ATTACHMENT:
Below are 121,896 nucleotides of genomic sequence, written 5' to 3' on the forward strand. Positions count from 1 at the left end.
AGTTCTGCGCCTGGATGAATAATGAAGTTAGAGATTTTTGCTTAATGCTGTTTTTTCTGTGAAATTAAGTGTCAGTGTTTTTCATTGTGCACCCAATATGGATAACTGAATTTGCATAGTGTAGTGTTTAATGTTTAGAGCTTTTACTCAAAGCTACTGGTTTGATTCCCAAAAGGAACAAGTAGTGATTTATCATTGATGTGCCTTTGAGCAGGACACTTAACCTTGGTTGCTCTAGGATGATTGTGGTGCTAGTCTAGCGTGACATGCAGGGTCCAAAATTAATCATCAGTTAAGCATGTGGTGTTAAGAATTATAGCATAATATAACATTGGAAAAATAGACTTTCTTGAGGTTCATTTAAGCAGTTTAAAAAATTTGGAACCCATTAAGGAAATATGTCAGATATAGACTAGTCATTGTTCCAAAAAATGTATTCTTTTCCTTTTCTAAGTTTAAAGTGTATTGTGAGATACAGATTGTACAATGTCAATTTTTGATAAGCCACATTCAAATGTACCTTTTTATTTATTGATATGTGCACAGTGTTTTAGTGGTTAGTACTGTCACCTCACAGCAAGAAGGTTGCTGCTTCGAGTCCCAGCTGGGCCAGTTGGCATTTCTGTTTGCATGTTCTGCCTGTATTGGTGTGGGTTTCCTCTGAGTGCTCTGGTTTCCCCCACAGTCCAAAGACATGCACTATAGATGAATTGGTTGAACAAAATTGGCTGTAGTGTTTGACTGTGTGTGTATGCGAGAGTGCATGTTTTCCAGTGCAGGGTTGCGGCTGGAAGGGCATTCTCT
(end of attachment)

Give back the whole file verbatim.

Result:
Below are 121,896 nucleotides of genomic sequence, written 5' to 3' on the forward strand. Positions count from 1 at the left end.
AGTTCTGCGCCTGGATGAATAATGAAGTTAGAGATTTTTGCTTAATGCTGTTTTTTCTGTGAAATTAAGTGTCAGTGTTTTTCATTGTGCACCCAATATGGATAACTGAATTTGCATAGTGTAGTGTTTAATGTTTAGAGCTTTTACTCAAAGCTACTGGTTTGATTCCCAAAAGGAACAAGTAGTGATTTATCATTGATGTGCCTTTGAGCAGGACACTTAACCTTGGTTGCTCTAGGATGATTGTGGTGCTAGTCTAGCGTGACATGCAGGGTCCAAAATTAATCATCAGTTAAGCATGTGGTGTTAAGAATTATAGCATAATATAACATTGGAAAAATAGACTTTCTTGAGGTTCATTTAAGCAGTTTAAAAAATTTGGAACCCATTAAGGAAATATGTCAGATATAGACTAGTCATTGTTCCAAAAAATGTATTCTTTTCCTTTTCTAAGTTTAAAGTGTATTGTGAGATACAGATTGTACAATGTCAATTTTTGATAAGCCACATTCAAATGTACCTTTTTATTTATTGATATGTGCACAGTGTTTTAGTGGTTAGTACTGTCACCTCACAGCAAGAAGGTTGCTGCTTCGAGTCCCAGCTGGGCCAGTTGGCATTTCTGTTTGCATGTTCTGCCTGTATTGGTGTGGGTTTCCTCTGAGTGCTCTGGTTTCCCCCACAGTCCAAAGACATGCACTATAGATGAATTGGTTGAACAAAATTGGCTGTAGTGTTTGACTGTGTGTGTATGCGAGAGTGCATGTTTTCCAGTGCAGGGTTGCGGCTGGAAGGGCATTCTCT